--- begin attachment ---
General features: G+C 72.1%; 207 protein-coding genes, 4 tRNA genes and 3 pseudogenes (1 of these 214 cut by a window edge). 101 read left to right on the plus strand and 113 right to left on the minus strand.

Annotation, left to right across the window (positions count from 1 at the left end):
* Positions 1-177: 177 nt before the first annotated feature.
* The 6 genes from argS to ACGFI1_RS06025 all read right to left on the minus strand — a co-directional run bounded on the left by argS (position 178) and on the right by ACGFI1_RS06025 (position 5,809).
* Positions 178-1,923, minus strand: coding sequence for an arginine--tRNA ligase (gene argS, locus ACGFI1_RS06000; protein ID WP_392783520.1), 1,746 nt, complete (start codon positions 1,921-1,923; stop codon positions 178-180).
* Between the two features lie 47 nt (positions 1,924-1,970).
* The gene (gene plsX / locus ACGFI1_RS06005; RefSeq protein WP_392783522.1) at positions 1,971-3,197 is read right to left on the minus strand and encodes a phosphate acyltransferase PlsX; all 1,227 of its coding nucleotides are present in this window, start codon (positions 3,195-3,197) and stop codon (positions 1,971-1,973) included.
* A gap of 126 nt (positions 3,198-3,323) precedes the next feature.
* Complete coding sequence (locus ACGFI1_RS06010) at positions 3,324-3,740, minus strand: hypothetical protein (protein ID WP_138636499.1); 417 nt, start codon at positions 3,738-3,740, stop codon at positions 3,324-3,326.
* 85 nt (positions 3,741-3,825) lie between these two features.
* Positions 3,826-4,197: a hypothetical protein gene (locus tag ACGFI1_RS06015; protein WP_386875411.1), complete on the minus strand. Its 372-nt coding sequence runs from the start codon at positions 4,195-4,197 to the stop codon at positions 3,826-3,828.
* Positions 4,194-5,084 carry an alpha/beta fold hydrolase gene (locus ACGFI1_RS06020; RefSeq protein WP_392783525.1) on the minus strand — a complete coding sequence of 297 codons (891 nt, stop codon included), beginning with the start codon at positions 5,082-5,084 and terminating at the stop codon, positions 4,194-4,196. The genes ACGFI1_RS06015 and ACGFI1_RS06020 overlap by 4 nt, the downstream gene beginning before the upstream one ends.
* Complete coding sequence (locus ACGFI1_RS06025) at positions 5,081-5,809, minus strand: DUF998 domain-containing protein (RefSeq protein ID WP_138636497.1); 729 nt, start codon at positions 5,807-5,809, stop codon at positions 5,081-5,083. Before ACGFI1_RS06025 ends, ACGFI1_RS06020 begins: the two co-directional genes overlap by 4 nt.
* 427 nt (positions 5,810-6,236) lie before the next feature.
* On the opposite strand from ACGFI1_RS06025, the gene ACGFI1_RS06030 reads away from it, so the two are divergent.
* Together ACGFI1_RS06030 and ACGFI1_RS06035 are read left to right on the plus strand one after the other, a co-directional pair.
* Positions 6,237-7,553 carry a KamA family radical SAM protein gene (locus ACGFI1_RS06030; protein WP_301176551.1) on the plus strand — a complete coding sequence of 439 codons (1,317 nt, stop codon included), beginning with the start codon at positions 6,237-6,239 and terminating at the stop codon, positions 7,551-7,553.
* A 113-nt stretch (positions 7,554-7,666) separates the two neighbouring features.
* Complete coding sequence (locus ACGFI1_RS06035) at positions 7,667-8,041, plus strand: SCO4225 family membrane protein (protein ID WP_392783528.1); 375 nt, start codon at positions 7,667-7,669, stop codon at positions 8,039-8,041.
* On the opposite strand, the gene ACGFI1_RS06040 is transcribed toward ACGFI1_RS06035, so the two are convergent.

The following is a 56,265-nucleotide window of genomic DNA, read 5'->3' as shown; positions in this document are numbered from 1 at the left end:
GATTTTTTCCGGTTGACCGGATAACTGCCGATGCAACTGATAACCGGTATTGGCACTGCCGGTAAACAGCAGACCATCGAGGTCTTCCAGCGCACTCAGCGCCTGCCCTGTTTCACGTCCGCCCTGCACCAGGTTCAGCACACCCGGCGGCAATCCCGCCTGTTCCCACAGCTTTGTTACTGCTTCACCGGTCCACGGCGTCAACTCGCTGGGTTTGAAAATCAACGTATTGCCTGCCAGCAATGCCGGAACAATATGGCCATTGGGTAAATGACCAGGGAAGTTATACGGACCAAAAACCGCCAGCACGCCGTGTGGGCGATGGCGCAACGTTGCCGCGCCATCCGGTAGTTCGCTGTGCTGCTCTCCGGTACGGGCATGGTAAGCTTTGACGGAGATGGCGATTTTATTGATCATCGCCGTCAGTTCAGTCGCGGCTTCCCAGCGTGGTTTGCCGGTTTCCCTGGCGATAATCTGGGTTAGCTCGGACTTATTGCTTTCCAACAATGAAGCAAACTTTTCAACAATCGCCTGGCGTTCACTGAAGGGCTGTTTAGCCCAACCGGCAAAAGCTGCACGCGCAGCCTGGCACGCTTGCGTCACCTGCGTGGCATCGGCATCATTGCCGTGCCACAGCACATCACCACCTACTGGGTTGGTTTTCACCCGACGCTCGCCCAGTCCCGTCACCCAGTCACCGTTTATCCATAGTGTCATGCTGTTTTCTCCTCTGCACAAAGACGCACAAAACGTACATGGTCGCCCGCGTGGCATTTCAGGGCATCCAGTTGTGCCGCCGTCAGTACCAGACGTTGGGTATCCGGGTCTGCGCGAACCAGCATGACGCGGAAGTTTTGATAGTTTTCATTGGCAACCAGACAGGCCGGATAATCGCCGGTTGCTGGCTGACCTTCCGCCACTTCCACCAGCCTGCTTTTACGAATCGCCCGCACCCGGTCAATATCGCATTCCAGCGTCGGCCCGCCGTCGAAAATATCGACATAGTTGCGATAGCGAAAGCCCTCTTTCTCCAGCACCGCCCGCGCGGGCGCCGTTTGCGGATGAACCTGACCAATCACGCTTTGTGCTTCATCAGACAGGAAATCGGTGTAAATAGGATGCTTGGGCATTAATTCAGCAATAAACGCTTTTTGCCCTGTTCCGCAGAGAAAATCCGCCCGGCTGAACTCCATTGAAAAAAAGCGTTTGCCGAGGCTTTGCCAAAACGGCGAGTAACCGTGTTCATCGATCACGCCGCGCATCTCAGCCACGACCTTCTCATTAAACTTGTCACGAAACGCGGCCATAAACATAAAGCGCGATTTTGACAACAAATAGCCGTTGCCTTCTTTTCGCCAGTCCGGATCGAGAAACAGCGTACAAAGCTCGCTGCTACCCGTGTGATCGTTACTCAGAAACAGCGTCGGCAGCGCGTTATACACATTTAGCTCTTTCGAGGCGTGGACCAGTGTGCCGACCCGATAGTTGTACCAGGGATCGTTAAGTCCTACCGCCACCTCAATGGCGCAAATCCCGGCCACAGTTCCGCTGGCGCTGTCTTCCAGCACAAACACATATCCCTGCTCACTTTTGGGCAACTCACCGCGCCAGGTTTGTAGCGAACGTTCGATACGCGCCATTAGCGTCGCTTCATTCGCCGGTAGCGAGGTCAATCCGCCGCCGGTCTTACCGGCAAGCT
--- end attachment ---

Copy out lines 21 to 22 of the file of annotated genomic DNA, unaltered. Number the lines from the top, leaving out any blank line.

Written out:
The following is a 56,265-nucleotide window of genomic DNA, read 5'->3' as shown; positions in this document are numbered from 1 at the left end:
GATTTTTTCCGGTTGACCGGATAACTGCCGATGCAACTGATAACCGGTATTGGCACTGCCGGTAAACAGCAGACCATCGAGGTCTTCCAGCGCACTCAGCGCCTGCCCTGTTTCACGTCCGCCCTGCACCAGGTTCAGCACACCCGGCGGCAATCCCGCCTGTTCCCACAGCTTTGTTACTGCTTCACCGGTCCACGGCGTCAACTCGCTGGGTTTGAAAATCAACGTATTGCCTGCCAGCAATGCCGGAACAATATGGCCATTGGGTAAATGACCAGGGAAGTTATACGGACCAAAAACCGCCAGCACGCCGTGTGGGCGATGGCGCAACGTTGCCGCGCCATCCGGTAGTTCGCTGTGCTGCTCTCCGGTACGGGCATGGTAAGCTTTGACGGAGATGGCGATTTTATTGATCATCGCCGTCAGTTCAGTCGCGGCTTCCCAGCGTGGTTTGCCGGTTTCCCTGGCGATAATCTGGGTTAGCTCGGACTTATTGCTTTCCAACAATGAAGCAAACTTTTCAACAATCGCCTGGCGTTCACTGAAGGGCTGTTTAGCCCAACCGGCAAAAGCTGCACGCGCAGCCTGGCACGCTTGCGTCACCTGCGTGGCATCGGCATCATTGCCGTGCCACAGCACATCACCACCTACTGGGTTGGTTTTCACCCGACGCTCGCCCAGTCCCGTCACCCAGTCACCGTTTATCCATAGTGTCATGCTGTTTTCTCCTCTGCACAAAGACGCACAAAACGTACATGGTCGCCCGCGTGGCATTTCAGGGCATCCAGTTGTGCCGCCGTCAGTACCAGACGTTGGGTATCCGGGTCTGCGCGAACCAGCATGACGCGGAAGTTTTGATAGTTTTCATTGGCAACCAGACAGGCCGGATAATCGCCGGTTGCTGGCTGACCTTCCGCCACTTCCACCAGCCTGCTTTTACGAATCGCCCGCACCCGGTCAATATCGCATTCCAGCGTCGGCCCGCCGTCGAAAATATCGACATAGTTGCGATAGCGAAAGCCCTCTTTCTCCAGCACCGCCCGCGCGGGCGCCGTTTGCGGATGAACCTGACCAATCACGCTTTGTGCTTCATCAGACAGGAAATCGGTGTAAATAGGATGCTTGGGCATTAATTCAGCAATAAACGCTTTTTGCCCTGTTCCGCAGAGAAAATCCGCCCGGCTGAACTCCATTGAAAAAAAGCGTTTGCCGAGGCTTTGCCAAAACGGCGAGTAACCGTGTTCATCGATCACGCCGCGCATCTCAGCCACGACCTTCTCATTAAACTTGTCACGAAACGCGGCCATAAACATAAAGCGCGATTTTGACAACAAATAGCCGTTGCCTTCTTTTCGCCAGTCCGGATCGAGAAACAGCGTACAAAGCTCGCTGCTACCCGTGTGATCGTTACTCAGAAACAGCGTCGGCAGCGCGTTATACACATTTAGCTCTTTCGAGGCGTGGACCAGTGTGCCGACCCGATAGTTGTACCAGGGATCGTTAAGTCCTACCGCCACCTCAATGGCGCAAATCCCGGCCACAGTTCCGCTGGCGCTGTCTTCCAGCACAAACACATATCCCTGCTCACTTTTGGGCAACTCACCGCGCCAGGTTTGTAGCGAACGTTCGATACGCGCCATTAGCGTCGCTTCATTCGCCGGTAGCGAGGTCAATCCGCCGCCGGTCTTACCGGCAAGCT